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Latin American Journal of Biotechnology and Life Sciences
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2023.08.01.5
Files > Volume 8 > Vol 8 No 1 2023

In vitro inhibition of xanthine oxidase by hydroalcoholic extracts of Corynaea crassa Hook. F

Alexandra Jenny Lopez Barrera1*, Yamilet Irene Gutiérrez Gaitén2,*
 
1 *Faculty of Chemical Sciences "Salvador Allende". University of Guayaquil. Guayaquil, Ecuador.
 
2  Department of Pharmacy. Institute of Pharmacy and Food. University of Havana. Havana, Cuba.
 
* Correspondence: [email protected]; [email protected] Tel.: (+593 990225506,ALB)
 
Available from:http://dx.doi.org/10.21931/RB/2023.08.01.5
ABSTRACT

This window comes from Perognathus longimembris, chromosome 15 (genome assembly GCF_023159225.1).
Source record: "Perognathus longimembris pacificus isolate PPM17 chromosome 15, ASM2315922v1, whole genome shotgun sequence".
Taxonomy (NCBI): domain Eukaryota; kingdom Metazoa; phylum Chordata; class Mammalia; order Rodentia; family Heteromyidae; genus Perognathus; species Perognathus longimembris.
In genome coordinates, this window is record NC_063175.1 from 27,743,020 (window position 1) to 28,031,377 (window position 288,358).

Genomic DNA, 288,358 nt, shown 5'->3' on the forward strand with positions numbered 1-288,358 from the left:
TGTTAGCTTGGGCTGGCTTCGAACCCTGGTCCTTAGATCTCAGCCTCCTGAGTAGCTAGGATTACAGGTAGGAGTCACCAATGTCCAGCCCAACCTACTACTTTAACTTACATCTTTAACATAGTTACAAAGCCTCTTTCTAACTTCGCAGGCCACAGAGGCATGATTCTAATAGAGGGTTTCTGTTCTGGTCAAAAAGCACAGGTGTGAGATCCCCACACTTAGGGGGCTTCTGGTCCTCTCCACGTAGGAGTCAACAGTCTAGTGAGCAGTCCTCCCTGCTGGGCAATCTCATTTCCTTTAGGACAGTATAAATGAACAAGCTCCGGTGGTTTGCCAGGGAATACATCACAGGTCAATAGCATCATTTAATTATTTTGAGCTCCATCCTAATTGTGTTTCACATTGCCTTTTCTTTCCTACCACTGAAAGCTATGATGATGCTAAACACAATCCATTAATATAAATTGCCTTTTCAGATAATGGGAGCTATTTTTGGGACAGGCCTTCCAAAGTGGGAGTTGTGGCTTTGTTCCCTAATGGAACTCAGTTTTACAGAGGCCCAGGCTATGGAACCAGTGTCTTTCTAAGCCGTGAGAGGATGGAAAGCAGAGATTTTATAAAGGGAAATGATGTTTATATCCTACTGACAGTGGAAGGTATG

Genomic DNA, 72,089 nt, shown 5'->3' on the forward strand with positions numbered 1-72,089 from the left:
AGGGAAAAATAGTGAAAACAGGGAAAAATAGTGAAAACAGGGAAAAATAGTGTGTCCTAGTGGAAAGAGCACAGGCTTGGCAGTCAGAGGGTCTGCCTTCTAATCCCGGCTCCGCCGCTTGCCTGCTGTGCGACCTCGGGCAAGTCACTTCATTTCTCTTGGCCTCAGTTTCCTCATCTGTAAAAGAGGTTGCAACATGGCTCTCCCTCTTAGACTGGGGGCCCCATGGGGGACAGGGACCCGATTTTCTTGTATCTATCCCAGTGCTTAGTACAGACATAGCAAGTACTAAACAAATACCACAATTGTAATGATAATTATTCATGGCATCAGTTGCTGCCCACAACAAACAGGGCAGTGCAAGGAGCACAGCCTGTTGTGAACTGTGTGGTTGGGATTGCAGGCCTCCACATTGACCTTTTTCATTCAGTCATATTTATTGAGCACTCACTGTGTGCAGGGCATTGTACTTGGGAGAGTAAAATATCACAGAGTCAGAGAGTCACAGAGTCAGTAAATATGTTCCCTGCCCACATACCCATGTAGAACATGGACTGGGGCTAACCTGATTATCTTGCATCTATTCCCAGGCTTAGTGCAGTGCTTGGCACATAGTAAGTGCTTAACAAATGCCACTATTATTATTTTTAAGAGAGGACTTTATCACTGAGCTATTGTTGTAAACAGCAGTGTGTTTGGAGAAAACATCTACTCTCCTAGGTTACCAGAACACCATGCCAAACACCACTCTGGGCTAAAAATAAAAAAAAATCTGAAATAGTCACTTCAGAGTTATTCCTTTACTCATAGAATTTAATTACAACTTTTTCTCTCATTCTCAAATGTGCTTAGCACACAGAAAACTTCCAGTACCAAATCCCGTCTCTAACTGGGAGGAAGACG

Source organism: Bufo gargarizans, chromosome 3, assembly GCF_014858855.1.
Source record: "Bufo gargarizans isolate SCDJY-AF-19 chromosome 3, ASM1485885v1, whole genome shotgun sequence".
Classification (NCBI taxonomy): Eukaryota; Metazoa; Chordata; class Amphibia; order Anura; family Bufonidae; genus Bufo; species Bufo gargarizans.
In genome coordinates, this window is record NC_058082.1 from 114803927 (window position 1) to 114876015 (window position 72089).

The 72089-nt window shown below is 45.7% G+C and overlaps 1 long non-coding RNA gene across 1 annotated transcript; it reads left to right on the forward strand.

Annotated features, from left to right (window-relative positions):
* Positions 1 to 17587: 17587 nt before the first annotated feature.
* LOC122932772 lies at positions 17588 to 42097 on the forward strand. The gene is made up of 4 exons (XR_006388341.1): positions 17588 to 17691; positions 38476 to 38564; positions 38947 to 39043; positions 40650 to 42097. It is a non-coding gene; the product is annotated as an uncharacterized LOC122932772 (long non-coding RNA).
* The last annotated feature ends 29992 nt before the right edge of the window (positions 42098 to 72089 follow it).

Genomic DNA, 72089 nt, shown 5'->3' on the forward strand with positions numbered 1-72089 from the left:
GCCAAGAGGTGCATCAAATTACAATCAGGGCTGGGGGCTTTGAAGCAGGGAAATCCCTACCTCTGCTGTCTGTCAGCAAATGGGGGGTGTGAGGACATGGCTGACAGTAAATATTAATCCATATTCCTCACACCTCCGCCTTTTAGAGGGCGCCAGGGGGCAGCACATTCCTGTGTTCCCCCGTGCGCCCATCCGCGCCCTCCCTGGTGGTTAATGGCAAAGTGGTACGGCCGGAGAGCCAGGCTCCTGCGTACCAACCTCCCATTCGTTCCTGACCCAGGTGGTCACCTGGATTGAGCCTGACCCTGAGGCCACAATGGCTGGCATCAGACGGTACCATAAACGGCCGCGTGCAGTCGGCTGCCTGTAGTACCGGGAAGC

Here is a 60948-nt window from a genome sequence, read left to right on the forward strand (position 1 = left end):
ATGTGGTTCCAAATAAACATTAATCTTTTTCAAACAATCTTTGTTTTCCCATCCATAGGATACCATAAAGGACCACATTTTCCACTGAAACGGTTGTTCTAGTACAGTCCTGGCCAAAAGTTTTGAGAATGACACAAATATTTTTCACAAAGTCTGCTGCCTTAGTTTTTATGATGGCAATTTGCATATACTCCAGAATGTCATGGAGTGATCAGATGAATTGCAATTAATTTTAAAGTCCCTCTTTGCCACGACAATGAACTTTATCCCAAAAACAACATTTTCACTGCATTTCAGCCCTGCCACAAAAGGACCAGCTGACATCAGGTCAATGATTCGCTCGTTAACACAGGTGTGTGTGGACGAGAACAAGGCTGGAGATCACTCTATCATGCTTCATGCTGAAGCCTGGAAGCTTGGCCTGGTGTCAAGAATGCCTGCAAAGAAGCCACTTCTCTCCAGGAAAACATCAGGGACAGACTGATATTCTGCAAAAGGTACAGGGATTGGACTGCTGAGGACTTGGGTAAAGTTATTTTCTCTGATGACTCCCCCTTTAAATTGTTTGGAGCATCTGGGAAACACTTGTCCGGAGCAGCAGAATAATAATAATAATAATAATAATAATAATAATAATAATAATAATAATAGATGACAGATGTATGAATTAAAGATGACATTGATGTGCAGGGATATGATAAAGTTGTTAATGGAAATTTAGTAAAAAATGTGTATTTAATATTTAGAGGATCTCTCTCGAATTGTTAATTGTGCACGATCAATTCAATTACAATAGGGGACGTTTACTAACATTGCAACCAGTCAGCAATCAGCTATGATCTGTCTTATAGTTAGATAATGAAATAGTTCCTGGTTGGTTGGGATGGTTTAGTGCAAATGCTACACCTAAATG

Corynaea crassa is a hemiparasitic plant native to America, used for the treatment of erectile dysfunction and has been shown to have antimicrobial properties. However, it lacks other biological studies to justify its use in traditional medicine. The objective was to examine the in vitro inhibitory activity of xanthine oxidase in hydroalcoholic extracts of the species from Ecuador and Peru. The extracts obtained by maceration and the Allopurinol used as the reference drug, at concentrations of 10, 30, 40, 50 and 60 µg/mL, were tested to measure the degree of in vitro inhibition of xanthine oxidase employing spectrophotometric determination at 295nm, which is associated with the formation of uric acid. The two extracts showed significant inhibitory activity on xanthine oxidase in a concentration-dependent manner, with the highest percentages being observed at the highest concentrations, being higher for the extract from the Ecuadorian species with enzyme inhibition percentages comparable to Allopurinol. Median inhibitory concentration (IC50) values ​​of 15.35µg/mL and 17.42µg/mL were observed for the extracts from Ecuador and Peru, respectively, although the activity was more notable for the reference drug, which was shown to be an IC50 of 12.21 µg/mL. The results concluded the basis for the potential use of C. crassa in the treatment of hyperuricemia.